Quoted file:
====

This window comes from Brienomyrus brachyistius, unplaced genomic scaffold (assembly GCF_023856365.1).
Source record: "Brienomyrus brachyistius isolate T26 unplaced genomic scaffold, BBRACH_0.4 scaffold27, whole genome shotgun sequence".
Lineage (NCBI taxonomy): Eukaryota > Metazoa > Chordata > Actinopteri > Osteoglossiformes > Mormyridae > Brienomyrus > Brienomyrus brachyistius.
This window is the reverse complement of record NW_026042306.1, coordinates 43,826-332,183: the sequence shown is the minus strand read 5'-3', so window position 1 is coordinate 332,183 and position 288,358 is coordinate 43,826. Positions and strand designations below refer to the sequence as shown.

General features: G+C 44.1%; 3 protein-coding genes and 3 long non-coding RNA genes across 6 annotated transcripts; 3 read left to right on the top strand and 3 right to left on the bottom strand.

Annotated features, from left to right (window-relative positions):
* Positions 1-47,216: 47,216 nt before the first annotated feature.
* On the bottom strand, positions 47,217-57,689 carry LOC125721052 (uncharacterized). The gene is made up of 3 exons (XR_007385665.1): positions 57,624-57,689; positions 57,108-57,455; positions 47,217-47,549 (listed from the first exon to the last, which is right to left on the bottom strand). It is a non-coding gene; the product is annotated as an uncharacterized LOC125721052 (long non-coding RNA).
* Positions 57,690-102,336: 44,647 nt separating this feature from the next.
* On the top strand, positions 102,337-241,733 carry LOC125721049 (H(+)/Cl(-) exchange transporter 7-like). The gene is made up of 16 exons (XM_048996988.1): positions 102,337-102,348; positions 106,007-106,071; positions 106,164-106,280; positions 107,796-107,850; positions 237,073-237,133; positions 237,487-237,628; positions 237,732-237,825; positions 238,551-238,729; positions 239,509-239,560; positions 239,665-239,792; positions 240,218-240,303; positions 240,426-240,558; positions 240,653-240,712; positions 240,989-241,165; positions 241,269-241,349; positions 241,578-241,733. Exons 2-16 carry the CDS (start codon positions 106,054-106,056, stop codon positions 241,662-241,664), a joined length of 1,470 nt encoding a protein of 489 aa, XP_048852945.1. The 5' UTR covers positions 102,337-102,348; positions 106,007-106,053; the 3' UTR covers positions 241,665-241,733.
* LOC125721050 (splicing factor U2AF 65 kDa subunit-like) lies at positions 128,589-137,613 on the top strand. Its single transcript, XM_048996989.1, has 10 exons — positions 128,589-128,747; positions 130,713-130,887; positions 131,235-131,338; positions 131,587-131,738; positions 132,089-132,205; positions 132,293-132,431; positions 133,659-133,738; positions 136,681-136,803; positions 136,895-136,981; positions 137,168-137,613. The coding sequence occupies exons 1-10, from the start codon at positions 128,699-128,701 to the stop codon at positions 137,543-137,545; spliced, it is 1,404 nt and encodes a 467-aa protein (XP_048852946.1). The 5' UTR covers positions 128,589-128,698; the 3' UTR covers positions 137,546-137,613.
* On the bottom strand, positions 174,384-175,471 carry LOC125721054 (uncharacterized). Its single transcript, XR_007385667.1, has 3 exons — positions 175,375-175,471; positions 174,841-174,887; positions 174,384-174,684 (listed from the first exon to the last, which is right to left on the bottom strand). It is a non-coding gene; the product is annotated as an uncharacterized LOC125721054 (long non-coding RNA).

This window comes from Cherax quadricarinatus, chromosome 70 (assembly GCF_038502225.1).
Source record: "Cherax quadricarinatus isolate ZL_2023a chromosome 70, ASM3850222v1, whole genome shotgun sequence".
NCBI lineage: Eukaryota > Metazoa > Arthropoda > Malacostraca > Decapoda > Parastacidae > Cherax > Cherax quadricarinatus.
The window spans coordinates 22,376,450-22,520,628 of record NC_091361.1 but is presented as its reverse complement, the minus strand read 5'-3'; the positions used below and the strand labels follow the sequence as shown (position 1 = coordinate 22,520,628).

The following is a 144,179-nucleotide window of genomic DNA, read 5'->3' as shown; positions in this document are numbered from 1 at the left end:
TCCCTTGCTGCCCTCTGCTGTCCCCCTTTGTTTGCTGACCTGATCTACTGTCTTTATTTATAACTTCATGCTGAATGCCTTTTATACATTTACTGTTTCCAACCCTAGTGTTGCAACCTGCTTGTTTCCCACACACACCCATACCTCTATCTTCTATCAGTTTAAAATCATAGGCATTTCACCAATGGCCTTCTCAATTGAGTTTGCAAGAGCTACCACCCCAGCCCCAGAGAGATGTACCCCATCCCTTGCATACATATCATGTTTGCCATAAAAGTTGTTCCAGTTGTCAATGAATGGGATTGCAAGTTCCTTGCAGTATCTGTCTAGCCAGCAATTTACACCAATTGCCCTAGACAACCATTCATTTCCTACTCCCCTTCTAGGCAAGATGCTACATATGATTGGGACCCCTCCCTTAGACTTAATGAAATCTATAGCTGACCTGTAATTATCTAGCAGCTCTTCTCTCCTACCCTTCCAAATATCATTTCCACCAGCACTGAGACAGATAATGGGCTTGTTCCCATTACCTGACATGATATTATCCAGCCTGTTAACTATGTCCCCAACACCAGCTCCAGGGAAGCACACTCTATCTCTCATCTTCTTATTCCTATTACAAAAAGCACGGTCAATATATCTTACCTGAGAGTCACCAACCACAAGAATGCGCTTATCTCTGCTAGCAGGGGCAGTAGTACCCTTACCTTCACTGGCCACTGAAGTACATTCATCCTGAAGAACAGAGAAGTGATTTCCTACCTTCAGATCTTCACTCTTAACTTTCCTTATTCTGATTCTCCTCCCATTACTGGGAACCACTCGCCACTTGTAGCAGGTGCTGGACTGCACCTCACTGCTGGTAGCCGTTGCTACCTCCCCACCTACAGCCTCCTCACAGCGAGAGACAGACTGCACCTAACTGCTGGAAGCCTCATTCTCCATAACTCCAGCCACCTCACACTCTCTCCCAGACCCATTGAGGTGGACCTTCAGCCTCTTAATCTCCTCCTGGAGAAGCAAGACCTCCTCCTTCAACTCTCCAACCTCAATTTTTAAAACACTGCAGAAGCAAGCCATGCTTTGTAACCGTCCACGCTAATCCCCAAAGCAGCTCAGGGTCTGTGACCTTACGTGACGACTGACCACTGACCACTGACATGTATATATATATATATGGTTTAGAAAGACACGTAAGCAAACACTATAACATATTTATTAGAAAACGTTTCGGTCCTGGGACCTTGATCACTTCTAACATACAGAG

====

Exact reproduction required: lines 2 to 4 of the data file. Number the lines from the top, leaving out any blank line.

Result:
Source record: "Brienomyrus brachyistius isolate T26 unplaced genomic scaffold, BBRACH_0.4 scaffold27, whole genome shotgun sequence".
Lineage (NCBI taxonomy): Eukaryota > Metazoa > Chordata > Actinopteri > Osteoglossiformes > Mormyridae > Brienomyrus > Brienomyrus brachyistius.
This window is the reverse complement of record NW_026042306.1, coordinates 43,826-332,183: the sequence shown is the minus strand read 5'-3', so window position 1 is coordinate 332,183 and position 288,358 is coordinate 43,826. Positions and strand designations below refer to the sequence as shown.